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Obtaining Indefinite Leave to Remain After Domestic Violence

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Many people don’t like to talk about domestic violence. However, the reality is that domestic violence happens to both men and women on a daily basis throughout the UK and many stay silent because they think that is their only choice if they want to stay in the UK on a spouse visa. Immigration solicitors say that although the law changed in 2002, many victims of domestic violence don’t realise that if they are in the UK on a spouse visa and experience domestic abuse, they can apply for Indefinite Leave to Remain so they don’t have to choose between staying in a violent or abusive relationship and leaving the UK.

Indefinite Leave to Remain solicitors

London based OTS Solicitors specialise in Immigration law and family law and so are experts in securing Indefinite Leave to Remain for victims of domestic violence who are in the UK on a spouse visa. If you are going through a separation or divorce and you are worried about how this will affect your spouse visa call OTS Solicitors on 0203 959 9123 to discuss your best Immigration options or compete our online enquiry form.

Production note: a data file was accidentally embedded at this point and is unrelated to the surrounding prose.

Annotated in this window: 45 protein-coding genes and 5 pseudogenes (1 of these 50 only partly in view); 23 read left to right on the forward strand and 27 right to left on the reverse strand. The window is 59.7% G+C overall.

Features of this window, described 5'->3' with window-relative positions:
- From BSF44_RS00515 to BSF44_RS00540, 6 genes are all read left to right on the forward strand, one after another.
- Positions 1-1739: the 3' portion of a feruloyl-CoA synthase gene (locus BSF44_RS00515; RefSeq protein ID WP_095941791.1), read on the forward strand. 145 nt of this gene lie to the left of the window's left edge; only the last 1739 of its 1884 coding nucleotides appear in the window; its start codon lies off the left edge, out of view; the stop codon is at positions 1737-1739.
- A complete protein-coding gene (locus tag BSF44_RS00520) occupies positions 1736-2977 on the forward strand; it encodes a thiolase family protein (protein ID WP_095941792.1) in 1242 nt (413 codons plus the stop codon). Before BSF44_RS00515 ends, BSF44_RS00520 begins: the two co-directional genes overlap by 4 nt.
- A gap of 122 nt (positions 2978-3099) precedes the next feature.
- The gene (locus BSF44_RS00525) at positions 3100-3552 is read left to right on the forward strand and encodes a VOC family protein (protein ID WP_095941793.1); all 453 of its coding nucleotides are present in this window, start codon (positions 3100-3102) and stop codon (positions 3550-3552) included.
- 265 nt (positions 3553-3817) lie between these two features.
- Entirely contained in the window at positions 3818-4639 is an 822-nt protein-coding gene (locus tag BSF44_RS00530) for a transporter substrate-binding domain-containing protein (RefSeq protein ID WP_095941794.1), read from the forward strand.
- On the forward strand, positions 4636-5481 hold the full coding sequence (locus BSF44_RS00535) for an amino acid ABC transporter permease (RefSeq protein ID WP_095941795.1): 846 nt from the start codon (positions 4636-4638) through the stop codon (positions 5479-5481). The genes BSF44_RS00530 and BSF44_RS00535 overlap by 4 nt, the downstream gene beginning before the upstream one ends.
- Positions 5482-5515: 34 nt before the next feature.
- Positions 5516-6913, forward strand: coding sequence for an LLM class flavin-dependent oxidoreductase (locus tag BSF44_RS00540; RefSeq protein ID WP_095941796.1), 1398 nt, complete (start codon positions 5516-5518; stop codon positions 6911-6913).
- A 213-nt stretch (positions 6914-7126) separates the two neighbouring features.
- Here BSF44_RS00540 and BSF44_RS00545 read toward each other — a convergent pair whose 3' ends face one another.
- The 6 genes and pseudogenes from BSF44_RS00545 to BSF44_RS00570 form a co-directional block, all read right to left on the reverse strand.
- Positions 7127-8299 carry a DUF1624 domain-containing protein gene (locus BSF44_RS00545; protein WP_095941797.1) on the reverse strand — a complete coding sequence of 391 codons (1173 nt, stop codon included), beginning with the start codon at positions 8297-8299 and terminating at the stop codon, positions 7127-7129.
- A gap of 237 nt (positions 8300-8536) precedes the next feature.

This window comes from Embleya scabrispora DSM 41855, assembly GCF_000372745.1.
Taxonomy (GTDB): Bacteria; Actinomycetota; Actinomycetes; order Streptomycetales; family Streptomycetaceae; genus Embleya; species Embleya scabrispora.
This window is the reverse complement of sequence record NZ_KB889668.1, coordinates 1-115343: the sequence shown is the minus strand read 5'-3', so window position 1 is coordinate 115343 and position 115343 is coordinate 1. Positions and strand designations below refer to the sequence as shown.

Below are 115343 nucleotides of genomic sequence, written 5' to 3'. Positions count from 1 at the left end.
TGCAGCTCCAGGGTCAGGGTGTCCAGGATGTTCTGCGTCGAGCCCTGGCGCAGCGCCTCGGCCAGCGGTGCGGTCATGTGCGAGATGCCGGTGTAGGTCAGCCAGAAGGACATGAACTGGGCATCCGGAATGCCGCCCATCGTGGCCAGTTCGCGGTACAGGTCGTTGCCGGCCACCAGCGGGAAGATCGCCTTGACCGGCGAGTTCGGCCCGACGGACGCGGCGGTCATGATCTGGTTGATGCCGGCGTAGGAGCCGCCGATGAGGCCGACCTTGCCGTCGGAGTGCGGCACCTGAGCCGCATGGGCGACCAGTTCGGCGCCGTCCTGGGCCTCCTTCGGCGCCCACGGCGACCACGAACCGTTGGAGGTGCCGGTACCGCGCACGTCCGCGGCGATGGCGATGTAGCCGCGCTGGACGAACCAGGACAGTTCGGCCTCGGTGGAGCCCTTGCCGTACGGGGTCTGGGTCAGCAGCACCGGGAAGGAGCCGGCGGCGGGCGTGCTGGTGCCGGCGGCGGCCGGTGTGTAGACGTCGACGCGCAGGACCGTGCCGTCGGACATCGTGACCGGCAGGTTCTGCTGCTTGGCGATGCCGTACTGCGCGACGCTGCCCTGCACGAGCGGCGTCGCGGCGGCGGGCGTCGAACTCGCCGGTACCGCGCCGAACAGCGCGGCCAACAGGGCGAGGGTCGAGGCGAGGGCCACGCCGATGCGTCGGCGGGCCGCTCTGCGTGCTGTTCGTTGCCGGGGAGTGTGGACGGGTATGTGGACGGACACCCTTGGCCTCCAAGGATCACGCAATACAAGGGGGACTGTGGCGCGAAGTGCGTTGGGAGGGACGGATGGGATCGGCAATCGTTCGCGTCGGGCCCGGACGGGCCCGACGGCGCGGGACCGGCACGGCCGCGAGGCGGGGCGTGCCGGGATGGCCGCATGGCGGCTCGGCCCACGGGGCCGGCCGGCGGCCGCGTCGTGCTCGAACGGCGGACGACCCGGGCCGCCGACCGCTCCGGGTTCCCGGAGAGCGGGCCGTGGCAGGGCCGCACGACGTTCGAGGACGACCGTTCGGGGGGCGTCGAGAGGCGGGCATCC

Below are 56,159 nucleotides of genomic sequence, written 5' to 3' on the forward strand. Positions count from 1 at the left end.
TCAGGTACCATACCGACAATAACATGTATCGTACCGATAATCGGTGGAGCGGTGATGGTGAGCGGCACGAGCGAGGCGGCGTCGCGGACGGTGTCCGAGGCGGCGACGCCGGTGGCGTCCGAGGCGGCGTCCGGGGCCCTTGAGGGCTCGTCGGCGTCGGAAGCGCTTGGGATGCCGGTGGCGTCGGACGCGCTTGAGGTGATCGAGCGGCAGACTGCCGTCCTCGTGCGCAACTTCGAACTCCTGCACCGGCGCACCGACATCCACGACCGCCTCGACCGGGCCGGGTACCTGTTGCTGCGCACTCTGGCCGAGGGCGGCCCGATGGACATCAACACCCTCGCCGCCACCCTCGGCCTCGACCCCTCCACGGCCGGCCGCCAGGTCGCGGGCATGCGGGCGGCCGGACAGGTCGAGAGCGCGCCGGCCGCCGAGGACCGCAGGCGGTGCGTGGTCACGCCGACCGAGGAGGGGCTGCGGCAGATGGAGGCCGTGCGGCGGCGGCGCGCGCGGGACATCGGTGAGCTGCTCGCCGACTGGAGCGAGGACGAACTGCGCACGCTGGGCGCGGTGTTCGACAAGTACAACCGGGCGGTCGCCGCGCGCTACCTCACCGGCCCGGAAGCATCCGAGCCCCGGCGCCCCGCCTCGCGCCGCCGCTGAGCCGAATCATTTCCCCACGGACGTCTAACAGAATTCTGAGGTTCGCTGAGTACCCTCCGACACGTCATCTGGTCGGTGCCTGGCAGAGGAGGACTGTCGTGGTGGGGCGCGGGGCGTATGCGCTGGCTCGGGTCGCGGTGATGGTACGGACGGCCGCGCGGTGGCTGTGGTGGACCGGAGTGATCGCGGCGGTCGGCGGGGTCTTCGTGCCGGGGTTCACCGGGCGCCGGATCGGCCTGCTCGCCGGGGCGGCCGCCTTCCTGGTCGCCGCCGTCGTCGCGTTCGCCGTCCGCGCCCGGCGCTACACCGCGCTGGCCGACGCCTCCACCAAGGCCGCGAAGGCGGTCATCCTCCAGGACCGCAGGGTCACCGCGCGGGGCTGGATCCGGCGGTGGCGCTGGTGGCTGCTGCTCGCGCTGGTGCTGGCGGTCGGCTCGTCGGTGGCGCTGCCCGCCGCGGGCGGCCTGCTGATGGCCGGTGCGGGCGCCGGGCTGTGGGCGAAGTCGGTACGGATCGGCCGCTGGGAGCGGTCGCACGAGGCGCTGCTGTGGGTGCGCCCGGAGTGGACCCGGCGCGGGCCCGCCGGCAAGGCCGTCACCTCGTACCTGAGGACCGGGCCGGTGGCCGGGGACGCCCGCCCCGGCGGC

Applying for ILR under the domestic violence rule

The Immigration Rules say that if you are living in the UK under Appendix FM to the Immigration Rules you can apply for Indefinite Leave to Remain if your relationship ends because of domestic violence.

Many victims of domestic violence don’t see themselves as either victims or entitled to legal protection because they assume that their spouse’s behaviour isn’t ‘violent enough’ to meet the Immigration Rules on domestic violence and ILR applications.

The Home Office guidance on the definition of domestic violence says that domestic violence is:

‘any incident or pattern of incidents of controlling, coercive or threatening behaviour, violence or abuse between those aged sixteen or over who are, or have been, intimate partners or family members regardless of gender or sexuality’.